Staples Becoming More Mature with B-T-S Marketing
For years, Staples has focused its back-to-school (b-t-s) selling on grade school kids and their parents. The company’s newest initiative is “like so mature” as the office supplies retailer is looking to capture a greater share of teenagers’ b-t-s expenditures.
This year, Staples has introduced 150 items targeted to teenagers, such as a zebra-striped PC mouse.
Petter Knutrud, Staples’ vice president and general merchandising manager, told The Boston Globe, “We recognized that the needs for the teen customer have been somewhat overlooked. There’s not one place they can get fashion and organization.”
Capturing a greater share of teens b-t-s spending is critical based on statistics that show kids ages 15 to 17 spend an average of $76 on school supplies. Also, 47 percent of parents say it is the teens who decide where to shop for b-t-s supplies.
Marshal Cohen, chief retail analyst at NPD Group, said Staples is on the right track.
“Marketing to teens allows Staples to sell a much wider selection of products, instead of basic supplies,” he said. “They can start selling some really cool things in a sexy way. They’re trying to go out of their way to say to teens, ‘This is the place to go.’ “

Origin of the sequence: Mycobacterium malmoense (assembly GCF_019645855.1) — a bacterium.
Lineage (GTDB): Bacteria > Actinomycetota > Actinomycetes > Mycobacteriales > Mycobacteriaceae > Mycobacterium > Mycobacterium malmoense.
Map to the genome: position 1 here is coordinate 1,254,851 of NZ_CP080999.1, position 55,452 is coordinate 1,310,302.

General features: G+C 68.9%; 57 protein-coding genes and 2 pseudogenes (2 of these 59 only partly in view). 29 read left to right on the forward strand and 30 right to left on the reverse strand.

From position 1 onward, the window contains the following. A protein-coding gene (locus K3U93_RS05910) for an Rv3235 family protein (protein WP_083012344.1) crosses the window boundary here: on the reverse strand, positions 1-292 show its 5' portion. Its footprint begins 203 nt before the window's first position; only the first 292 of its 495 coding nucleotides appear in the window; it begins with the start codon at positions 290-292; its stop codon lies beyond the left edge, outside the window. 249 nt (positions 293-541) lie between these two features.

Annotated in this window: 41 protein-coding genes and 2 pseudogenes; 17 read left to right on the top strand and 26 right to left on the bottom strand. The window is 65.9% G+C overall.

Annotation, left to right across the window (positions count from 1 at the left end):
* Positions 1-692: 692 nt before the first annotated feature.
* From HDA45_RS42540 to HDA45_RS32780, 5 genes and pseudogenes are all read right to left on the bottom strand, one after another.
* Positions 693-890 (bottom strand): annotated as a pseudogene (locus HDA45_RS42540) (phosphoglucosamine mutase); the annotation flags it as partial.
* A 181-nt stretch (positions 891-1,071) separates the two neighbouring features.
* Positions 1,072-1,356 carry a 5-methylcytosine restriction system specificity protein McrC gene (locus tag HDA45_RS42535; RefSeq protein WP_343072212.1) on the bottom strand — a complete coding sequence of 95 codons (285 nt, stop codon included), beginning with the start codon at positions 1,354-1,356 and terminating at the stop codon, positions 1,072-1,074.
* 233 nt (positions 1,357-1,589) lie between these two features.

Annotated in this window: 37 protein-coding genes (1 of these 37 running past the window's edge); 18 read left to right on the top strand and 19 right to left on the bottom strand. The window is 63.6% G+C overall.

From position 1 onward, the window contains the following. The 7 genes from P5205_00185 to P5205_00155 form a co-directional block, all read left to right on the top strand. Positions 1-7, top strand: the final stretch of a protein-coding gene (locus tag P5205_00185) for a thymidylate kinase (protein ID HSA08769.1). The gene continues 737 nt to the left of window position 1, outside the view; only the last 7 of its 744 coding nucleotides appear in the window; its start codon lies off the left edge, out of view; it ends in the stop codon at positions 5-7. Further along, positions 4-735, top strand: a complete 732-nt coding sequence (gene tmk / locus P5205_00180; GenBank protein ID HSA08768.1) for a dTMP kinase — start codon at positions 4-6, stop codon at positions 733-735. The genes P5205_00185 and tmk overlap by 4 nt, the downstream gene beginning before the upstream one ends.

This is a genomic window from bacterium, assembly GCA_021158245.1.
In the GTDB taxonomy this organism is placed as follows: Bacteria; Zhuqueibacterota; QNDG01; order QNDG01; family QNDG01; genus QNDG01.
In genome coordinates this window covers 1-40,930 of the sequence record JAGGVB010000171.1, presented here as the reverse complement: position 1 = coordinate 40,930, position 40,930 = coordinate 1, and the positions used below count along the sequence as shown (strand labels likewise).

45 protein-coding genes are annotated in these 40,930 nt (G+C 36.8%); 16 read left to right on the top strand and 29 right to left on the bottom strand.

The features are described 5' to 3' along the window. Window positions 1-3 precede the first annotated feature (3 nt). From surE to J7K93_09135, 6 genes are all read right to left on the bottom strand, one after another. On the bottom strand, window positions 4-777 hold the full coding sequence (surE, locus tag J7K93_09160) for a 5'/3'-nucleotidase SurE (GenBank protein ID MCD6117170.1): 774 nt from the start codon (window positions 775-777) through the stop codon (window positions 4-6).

Staples made sure to do its own research before launching its teen program. One thing the company found was teens were looking for better backpacks with pockets that would hold an iPod, laptop computer, water bottles, etc.
For this b-t-s season, Staples doubled the number of backpacks it sells (156 styles) and expanded the number of items it sells in the higher end of the category ($60 +).
Staples also came out with its own line of student planners and items for locker use such as the LockerMate Locker Trio Bag that can store cellphones or iPods and also comes with a mirror and dry-erase board.
Teresa Herd, Staple’s creative director, said fashion played a prominent role in the items the chain chose to sell.
“This year we selected hot pink, chartreuse green, and a brown, and when we did that we got a little bit of resistance from some people who were saying, ‘I would never put brown with green. My mother would kill me if I wore pink with brown.’ But it goes back to our target audience, which this year is parents of teens and teens. And they’re a little bit different.”
Discussion Questions: Is Staples doing the right things to attract teenage consumers to buy for the back-to-school season? How well will the strategy
work in light of the fact that discounters continue to dominate the selling season?